Silver King roundup ends with 996 wild horses captured, 19 dead

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A contractor’s helicopter drives wild horses into a trap site during the 2016 Owyhee Complex roundup in Nevada. RTF file photo by Steve Paige.

The Bureau of Land Management ended its helicopter roundup at the Silver King Herd Management Area in Nevada with 996 total wild horses captured and 19 dead.

During the final three days of the roundup, Friday-Sunday, 106 wild horses were captured and six died. Of those, three were put down for what BLM says were pre-existing conditions and three following injuries suffered during the roundup:

  • A 4-year-old black made described in BLM’s gather report as “very weak and emaciated” with a body condition score of 1.0 on a 10-point scale;
  • A 4-year-old great stud that broke his leg;
  • A sorrel cold that suffered a “puncture wound in front of left hip”;
  • An 18-year-old sorrel mare, described as “emaciated and weak” with a body condition score of 1.5;
  • A 16-year-old palomino (no gender provided) with a body condition score of 1.5 and “infected and draining wound on right hip”;
  • A 3-year-old black mare with an “intermuscular tear in the right hip.”

BLM set out to remove 980 wild horses from their home range, located about 60 miles south of Ely, Nevada. About 228 wild horses remain on the 606,000-acre HMA now that the roundup complete.

BLM’s stated reason for the roundup is “to prevent undue or unnecessary degradation of the public lands associated with excess wild horses, and to restore a thriving natural ecological balance and multiple-uses relationship on public lands,” according to a press release.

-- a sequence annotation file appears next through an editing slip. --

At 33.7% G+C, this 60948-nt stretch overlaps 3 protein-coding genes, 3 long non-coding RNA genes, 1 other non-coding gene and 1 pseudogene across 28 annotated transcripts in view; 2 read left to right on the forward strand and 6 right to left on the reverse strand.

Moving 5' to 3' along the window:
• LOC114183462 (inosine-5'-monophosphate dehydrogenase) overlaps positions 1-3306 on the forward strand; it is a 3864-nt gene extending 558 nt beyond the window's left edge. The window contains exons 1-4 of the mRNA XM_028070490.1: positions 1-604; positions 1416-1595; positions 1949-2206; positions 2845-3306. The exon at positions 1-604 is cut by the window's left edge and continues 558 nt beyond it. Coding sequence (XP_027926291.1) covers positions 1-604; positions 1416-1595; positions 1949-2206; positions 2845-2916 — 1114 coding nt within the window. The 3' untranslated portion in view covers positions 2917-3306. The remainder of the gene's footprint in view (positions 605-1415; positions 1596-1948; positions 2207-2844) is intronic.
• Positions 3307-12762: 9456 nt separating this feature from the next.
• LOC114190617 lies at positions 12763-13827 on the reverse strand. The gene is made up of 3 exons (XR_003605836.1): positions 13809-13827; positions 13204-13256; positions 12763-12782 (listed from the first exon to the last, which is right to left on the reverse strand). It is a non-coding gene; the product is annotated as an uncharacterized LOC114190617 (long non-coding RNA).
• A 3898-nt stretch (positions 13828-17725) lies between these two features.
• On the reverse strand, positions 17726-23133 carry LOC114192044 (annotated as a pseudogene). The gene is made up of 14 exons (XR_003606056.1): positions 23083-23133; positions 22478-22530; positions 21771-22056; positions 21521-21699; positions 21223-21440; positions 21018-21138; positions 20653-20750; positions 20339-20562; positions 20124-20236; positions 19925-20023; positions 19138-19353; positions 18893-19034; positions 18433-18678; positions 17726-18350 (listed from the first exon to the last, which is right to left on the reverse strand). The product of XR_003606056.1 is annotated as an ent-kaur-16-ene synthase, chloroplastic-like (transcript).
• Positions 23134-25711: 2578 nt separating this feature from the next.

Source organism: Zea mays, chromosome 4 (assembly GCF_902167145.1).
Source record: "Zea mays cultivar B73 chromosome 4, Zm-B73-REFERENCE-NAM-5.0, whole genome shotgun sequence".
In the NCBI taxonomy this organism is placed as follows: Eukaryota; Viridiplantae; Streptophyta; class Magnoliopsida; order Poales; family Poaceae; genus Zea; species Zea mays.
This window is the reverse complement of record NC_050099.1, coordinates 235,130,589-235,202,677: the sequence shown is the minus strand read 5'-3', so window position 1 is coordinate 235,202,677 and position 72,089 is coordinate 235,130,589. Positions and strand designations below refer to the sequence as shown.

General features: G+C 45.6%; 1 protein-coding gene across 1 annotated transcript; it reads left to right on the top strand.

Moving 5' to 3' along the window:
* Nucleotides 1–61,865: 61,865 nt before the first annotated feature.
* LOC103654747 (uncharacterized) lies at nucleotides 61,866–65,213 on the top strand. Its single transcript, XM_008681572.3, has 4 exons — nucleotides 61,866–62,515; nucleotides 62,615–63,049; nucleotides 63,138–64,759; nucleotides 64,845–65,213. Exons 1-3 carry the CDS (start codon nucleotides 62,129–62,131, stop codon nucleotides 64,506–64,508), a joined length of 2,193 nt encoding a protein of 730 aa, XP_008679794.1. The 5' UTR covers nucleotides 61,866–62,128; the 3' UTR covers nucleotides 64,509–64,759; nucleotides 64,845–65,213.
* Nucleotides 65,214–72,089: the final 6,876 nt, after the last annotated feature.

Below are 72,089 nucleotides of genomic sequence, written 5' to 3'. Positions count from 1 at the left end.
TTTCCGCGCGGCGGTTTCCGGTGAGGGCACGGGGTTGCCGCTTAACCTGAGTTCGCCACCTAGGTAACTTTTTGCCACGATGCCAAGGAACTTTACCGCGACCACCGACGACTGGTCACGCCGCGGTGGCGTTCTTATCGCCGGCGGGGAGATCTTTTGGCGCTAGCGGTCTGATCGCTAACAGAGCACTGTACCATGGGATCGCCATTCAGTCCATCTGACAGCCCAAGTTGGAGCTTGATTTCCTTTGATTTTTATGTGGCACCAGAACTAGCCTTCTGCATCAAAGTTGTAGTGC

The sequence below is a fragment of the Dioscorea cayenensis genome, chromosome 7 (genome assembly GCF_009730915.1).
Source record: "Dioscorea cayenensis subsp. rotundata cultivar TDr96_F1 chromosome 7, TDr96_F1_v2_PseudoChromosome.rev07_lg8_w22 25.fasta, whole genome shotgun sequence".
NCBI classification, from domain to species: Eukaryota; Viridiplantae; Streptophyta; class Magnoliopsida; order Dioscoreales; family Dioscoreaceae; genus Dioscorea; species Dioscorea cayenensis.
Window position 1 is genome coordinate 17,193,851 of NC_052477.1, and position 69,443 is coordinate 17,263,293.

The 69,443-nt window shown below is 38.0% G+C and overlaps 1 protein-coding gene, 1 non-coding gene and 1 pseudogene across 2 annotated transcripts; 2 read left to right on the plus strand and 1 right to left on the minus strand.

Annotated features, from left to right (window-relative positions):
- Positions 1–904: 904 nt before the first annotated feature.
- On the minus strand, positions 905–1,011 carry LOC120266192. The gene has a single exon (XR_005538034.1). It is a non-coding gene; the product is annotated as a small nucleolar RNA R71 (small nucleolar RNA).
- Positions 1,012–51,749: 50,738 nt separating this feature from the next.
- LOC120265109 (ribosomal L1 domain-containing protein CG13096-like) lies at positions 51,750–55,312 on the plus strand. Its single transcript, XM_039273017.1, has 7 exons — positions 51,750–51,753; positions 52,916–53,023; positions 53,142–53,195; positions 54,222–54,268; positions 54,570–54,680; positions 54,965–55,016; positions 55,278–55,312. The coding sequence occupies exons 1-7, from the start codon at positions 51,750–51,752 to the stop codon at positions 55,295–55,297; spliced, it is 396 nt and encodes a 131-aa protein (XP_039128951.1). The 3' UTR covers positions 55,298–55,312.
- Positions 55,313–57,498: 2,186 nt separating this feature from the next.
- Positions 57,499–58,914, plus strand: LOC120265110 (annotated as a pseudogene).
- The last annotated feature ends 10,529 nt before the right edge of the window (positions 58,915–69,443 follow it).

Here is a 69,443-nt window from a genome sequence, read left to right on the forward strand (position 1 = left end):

Before the roundup, the agency estimated that the wild horse population on the HMA was 1,224 horses, including foals. The agency’s “Appropriate Management Level” for Silver King is 60-128 wild horses — or as low as one wild horse for every 10,100 acres.

By comparison, BLM allows up to 55,940 Animal Unit Months of private cattle and sheep grazing on six allotments that overlap the HMA by 24-100%. One AUM is enough forage for one cow-calf pair or five sheep per month.

Captured wild horses will be transported to the Indian Lakes Off-Range Wild Horse and Burro Corrals in Fallon, Nevada, before being offered by adoption.

To view BLM’s planning documents, click here: https://go.usa.gov/xQmBN.

Viewing the roundup

Those who wish to view the roundup operation are asked to call (775) 289-1800 to be added to an attendee list and receiving specific meeting locations.

Take Action

Please keep calling U. S. Senators on the Conference Committee and urge them to continue standing up for wild horses and burros and opposing slaughter. Click here for suggested talking points and a list of phone numbers.

Please click here to send a letter to your members of Congress urging them to oppose the Bureau of Land Management sale policy, which allows any buyer to purchase up to 24 wild horses with no waiting period, no oversight and no questions asked.

Sign RTF’s Wild on the Range Campaign petition in support of humane management of wild horses and burros.

Donate to the Wild Horse Defense Fund

 

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